How to manage a core meltdown in a large nuclear reactor
Tid: Fr 2020-02-21 kl 13.00
Medverkande: Walter Villanueva
In 2011, a powerful earthquake followed by a major tsunami initiated the Fukushima Daiichi nuclear accident that led to reactor core meltdowns in three units. The accident directly affected about half a million people to be evacuated and reignited concerns about safety of nuclear reactors worldwide, in particular, the radioactive releases during severe accidents. The accident also highlighted the need to improve nuclear safety approaches and safety culture, and prompted the enforcement of ongoing safety improvements both to prevent severe accident and to mitigate its consequences. A series of stress tests have been carried out at operating Nuclear Power Plants (NPPs) and severe accident (SA) research has been intensified worldwide, for instance with a focus on in-vessel melt retention (IVMR) as a possible concept of severe accident management (SAM).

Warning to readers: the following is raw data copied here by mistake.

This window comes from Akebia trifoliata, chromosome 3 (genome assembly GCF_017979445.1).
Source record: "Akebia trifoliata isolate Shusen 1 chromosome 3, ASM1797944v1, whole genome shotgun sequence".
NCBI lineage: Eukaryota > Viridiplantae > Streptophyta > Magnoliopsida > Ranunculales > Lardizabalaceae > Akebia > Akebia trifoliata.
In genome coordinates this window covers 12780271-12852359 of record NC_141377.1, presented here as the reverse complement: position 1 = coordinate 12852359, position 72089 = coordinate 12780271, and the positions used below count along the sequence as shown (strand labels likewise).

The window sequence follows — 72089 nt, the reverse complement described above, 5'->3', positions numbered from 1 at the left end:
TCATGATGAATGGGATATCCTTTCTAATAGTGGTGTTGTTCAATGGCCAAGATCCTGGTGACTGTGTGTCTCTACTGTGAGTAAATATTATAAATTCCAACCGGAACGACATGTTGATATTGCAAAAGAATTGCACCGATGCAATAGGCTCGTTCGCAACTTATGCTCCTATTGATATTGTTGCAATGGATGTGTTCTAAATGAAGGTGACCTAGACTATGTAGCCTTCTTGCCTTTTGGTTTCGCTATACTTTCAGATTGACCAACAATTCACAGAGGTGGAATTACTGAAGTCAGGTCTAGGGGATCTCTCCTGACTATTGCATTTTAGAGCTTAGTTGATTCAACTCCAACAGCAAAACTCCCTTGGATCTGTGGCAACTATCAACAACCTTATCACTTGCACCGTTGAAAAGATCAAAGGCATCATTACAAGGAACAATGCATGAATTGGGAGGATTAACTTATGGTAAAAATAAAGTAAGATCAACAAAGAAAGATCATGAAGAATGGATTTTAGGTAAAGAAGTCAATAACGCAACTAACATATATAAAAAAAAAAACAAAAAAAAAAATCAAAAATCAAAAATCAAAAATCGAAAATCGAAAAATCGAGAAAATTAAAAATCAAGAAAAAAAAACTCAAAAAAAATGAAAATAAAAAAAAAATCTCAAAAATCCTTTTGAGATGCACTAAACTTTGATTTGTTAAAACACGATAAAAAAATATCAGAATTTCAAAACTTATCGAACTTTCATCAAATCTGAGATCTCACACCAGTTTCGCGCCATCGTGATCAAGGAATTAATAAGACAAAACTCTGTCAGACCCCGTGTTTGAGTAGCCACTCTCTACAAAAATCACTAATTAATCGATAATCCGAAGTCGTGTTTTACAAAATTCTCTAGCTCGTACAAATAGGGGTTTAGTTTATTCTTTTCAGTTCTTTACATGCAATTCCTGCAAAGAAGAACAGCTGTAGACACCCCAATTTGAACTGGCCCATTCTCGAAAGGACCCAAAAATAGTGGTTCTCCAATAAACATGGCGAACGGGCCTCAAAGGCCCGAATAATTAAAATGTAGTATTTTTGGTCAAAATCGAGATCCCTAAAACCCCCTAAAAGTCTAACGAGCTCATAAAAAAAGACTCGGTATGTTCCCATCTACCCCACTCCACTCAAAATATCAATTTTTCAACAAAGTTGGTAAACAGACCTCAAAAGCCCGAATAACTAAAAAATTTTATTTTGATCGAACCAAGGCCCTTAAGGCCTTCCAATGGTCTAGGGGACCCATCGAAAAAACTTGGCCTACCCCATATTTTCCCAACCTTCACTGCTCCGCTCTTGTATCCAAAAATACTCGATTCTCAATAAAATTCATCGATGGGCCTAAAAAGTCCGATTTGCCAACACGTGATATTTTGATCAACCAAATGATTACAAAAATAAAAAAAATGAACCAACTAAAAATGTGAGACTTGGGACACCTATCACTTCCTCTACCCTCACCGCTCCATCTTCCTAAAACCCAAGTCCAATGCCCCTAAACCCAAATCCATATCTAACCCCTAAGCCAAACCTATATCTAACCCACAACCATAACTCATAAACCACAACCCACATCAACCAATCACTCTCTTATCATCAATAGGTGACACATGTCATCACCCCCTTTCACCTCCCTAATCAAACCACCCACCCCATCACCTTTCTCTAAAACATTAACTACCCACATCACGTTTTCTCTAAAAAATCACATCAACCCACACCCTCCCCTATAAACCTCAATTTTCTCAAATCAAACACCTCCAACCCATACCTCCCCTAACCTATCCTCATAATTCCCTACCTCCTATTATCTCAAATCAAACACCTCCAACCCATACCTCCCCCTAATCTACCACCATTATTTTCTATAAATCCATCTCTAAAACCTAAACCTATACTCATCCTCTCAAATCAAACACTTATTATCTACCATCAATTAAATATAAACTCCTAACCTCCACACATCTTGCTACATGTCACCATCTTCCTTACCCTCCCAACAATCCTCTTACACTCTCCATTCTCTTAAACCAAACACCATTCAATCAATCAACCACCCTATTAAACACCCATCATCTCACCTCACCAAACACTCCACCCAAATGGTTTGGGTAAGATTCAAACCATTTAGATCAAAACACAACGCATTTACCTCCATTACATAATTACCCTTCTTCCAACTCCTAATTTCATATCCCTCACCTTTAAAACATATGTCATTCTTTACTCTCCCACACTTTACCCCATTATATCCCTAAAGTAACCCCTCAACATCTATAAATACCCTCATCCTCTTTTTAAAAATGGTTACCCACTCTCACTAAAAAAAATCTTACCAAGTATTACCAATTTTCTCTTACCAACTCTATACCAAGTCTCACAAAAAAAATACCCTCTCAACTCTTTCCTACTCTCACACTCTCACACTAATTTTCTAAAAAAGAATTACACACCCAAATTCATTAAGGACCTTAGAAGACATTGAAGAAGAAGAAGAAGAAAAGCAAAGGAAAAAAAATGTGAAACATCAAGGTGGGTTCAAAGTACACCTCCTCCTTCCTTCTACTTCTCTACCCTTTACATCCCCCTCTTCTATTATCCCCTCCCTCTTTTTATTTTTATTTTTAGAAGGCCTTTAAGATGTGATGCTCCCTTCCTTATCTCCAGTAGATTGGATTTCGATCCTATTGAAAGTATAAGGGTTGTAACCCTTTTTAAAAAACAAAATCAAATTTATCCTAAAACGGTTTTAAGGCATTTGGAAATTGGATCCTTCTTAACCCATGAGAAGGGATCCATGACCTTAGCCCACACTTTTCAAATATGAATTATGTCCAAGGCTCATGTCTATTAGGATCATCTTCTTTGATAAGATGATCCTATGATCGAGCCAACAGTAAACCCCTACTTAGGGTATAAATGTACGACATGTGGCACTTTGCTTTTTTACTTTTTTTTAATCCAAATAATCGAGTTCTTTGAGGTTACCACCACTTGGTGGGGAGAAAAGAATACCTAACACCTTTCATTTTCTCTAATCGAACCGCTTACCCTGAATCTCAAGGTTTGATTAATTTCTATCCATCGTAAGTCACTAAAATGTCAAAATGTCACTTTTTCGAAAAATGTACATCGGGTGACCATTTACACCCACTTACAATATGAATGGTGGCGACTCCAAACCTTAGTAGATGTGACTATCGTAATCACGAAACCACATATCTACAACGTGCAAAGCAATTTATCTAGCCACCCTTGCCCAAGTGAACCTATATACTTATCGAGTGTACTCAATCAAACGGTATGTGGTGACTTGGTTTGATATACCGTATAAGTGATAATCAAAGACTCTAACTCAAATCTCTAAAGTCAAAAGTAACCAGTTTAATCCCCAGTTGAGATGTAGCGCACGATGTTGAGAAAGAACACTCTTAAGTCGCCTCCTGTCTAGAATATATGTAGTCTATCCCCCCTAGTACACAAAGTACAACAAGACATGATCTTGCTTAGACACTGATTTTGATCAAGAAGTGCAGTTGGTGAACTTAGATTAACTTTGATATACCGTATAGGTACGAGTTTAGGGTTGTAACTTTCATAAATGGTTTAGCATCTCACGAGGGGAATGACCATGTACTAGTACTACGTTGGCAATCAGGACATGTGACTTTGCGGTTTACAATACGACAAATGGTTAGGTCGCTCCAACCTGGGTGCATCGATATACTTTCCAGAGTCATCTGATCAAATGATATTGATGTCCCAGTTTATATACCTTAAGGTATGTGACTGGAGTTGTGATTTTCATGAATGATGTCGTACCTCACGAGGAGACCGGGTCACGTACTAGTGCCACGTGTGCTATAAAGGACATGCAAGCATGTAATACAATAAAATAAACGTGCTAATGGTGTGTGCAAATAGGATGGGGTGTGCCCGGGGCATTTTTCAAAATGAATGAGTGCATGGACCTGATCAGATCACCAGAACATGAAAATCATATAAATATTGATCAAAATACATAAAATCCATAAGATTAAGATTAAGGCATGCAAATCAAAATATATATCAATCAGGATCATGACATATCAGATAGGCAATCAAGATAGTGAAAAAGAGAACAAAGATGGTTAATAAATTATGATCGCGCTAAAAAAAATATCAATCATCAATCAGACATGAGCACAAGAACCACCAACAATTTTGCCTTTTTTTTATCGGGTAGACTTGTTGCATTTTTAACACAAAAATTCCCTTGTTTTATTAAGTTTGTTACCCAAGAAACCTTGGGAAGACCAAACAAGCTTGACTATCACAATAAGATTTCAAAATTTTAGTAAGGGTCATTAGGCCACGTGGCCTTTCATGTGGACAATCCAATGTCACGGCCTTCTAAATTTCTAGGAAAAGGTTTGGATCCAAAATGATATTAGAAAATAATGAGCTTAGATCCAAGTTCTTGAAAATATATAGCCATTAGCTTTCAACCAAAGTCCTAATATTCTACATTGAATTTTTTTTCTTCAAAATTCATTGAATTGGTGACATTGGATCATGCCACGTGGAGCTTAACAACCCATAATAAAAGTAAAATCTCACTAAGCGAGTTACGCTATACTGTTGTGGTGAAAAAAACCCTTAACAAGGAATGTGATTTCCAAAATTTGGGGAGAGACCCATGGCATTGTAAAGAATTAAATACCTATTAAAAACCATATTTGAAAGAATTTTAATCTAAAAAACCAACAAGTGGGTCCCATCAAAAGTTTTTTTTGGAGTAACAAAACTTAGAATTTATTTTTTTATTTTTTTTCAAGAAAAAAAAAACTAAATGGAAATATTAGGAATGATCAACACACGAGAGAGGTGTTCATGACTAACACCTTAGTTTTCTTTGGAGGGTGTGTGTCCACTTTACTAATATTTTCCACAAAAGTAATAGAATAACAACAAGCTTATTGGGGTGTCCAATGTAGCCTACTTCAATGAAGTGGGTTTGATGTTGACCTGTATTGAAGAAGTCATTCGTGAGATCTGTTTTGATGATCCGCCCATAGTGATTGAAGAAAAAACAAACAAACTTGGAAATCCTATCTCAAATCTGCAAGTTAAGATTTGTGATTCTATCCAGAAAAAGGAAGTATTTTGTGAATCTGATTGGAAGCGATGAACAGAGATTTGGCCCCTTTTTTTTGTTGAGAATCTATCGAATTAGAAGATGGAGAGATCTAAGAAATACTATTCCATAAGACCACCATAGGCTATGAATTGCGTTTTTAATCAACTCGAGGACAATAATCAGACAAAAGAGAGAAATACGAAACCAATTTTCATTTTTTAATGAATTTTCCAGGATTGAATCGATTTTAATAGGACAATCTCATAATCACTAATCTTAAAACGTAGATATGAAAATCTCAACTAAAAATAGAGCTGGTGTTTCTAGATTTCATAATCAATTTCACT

In light water reactors (LWRs), there are 3 barriers preventing environmental radioactive releases from the heat-generating fuel. First, the fuel pellets are enclosed with cladding material forming fuel rods which constitute fuel assemblies and the core. Second, the core is housed in a reactor pressure vessel (RPV) that is filled with water. The third and the last barrier, is the reactor containment isolating its inventory but providing evacuation of heat. During the in-vessel phase of SA progression, i.e. after failure of the 1st barrier, the core melt can relocate into the lower head of the RPV and sets thermo-mechanical loads on the vessel affecting RPV integrity. If the second barrier (RPV) is broken, SAM is focused on protection of the last barrier which can be affected by ex-vessel SA phenomena.
One of the most promising SAM concepts is IVMR with external RPV cooling by water. Significant safety margins has been demonstrated for RPV integrity during IVMR in several low- and medium- power reactors, allowing successful licensing and implementation of the concept in various designs. For larger reactors, however, it is much more difficult to prove the effectiveness of IVMR strategy. This is mainly due to the higher loads on the RPV associated with higher reactor power. The lecture will focus on our research on SA phenomena involved in IVMR and innovative approaches to limit the loads and to improve RPV cooling.